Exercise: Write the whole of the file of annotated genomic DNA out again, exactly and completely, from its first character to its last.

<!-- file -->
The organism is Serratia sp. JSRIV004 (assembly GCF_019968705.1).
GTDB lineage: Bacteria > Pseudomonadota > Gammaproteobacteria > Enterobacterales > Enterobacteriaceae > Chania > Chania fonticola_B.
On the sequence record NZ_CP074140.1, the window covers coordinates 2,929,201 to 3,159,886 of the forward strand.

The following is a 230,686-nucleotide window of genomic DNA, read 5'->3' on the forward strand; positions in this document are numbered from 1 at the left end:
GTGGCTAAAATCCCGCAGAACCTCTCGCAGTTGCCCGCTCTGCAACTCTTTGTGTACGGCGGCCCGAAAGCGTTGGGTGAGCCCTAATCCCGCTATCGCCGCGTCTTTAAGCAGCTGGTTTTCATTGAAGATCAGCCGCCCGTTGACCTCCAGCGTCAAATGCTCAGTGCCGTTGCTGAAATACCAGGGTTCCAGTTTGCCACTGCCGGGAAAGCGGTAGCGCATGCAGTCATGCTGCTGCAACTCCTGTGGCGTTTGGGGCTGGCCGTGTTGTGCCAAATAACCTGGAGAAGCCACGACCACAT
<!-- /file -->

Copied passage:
The organism is Serratia sp. JSRIV004 (assembly GCF_019968705.1).
GTDB lineage: Bacteria > Pseudomonadota > Gammaproteobacteria > Enterobacterales > Enterobacteriaceae > Chania > Chania fonticola_B.
On the sequence record NZ_CP074140.1, the window covers coordinates 2,929,201 to 3,159,886 of the forward strand.

The following is a 230,686-nucleotide window of genomic DNA, read 5'->3' on the forward strand; positions in this document are numbered from 1 at the left end:
GTGGCTAAAATCCCGCAGAACCTCTCGCAGTTGCCCGCTCTGCAACTCTTTGTGTACGGCGGCCCGAAAGCGTTGGGTGAGCCCTAATCCCGCTATCGCCGCGTCTTTAAGCAGCTGGTTTTCATTGAAGATCAGCCGCCCGTTGACCTCCAGCGTCAAATGCTCAGTGCCGTTGCTGAAATACCAGGGTTCCAGTTTGCCACTGCCGGGAAAGCGGTAGCGCATGCAGTCATGCTGCTGCAACTCCTGTGGCGTTTGGGGCTGGCCGTGTTGTGCCAAATAACCTGGAGAAGCCACGACCACAT